The Congressional Research Service gained a new Director this week, but it has recently lost several of its most experienced and accomplished analysts.
Librarian of Congress James Billington appointed Mary B. Mazanec to be the new CRS Director of the Congressional Research Service. She has been serving as acting Director since the retirement of her predecessor, Daniel Mulhollan, last April.
“Dr. Mazanec has advanced degrees in law and medicine and brings a breadth of experience that will be valuable in leading CRS and ensuring that CRS continues to provide comprehensive and objective research and analysis that meets the needs of Members and staff,” the Librarian said in a December 5 news release.
But with the departure of numerous senior staff, CRS is also experiencing deeper changes that will leave it with diminished capacity to provide original analysis and insight to Congress and other would-be consumers.
The CRS Foreign Affairs, Defense and Trade division lost one intelligence policy analyst, Alfred Cumming, earlier this year. Another, Richard Best, is retiring. “Those positions will not be filled for the foreseeable future,” according to a CRS official. Two other positions in the Asia section are also not going to be filled, the official said, due to budget constraints.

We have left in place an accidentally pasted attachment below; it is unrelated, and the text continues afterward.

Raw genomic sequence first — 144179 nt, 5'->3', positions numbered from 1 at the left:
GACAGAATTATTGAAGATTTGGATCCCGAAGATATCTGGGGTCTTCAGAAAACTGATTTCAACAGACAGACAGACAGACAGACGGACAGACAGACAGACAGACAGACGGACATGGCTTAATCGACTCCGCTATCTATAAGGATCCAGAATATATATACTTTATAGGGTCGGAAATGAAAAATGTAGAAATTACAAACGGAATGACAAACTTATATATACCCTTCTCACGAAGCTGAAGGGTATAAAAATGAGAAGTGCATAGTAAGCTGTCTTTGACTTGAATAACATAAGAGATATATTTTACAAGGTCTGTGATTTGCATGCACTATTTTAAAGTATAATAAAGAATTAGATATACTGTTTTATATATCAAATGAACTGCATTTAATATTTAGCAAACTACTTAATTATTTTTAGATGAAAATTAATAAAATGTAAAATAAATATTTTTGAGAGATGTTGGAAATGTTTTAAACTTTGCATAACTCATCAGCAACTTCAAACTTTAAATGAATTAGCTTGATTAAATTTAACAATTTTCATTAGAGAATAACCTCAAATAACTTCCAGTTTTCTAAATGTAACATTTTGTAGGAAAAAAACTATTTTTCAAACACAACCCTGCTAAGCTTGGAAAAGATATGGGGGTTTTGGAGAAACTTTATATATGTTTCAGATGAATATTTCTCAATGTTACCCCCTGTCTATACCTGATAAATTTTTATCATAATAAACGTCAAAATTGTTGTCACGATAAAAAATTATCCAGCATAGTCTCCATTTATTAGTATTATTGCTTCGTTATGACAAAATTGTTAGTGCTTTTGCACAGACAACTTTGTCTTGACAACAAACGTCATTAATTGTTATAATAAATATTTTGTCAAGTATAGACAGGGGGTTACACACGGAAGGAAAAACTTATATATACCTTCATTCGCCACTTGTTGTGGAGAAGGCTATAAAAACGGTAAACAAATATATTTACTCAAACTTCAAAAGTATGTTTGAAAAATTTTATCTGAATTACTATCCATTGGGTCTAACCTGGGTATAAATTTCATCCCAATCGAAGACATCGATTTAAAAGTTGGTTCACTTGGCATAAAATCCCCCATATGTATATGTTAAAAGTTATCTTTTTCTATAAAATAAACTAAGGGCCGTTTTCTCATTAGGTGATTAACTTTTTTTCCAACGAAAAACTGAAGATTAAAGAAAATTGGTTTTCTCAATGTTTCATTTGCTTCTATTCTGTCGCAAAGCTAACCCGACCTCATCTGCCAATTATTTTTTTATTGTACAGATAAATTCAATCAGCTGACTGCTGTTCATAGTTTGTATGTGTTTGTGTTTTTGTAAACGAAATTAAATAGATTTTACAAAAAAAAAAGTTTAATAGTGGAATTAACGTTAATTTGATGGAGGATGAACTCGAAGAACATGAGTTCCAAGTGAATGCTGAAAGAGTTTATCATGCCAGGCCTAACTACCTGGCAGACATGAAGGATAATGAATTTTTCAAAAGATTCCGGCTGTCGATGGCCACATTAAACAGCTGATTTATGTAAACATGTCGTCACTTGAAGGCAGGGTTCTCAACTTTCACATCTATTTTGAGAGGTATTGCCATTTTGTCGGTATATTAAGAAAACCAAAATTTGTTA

Last month, CRS Specialist Frederick M. Kaiser, author of hundreds of studies on government secrecy, congressional oversight and related issues, retired after more than three decades at CRS. His expertise and his institutional memory could not be easily replaced even if there were a will and a budget to do so. Senator Daniel Akaka (D-HI) paid tribute to Mr. Kaiser this week in the Congressional Record.
Bruce Bartlett, a conservative libertarian who is a former congressional staffer and Reagan Administration official, contended recently that congressional support agencies — such as CBO, GAO, CRS and, earlier, OTA — had been deliberately targeted by some Republican leaders. As centers of nonpartisan analysis and evaluation, he said, these agencies are perceived by some as an obstacle to ideological control of congressional debate that must be weakened or eliminated. (“Gingrich and the Destruction of Congressional Expertise,” New York Times Economix blog, November 29, 2011.)
“It is essential that Congress not cripple what is left of its in-house expertise,” he wrote.
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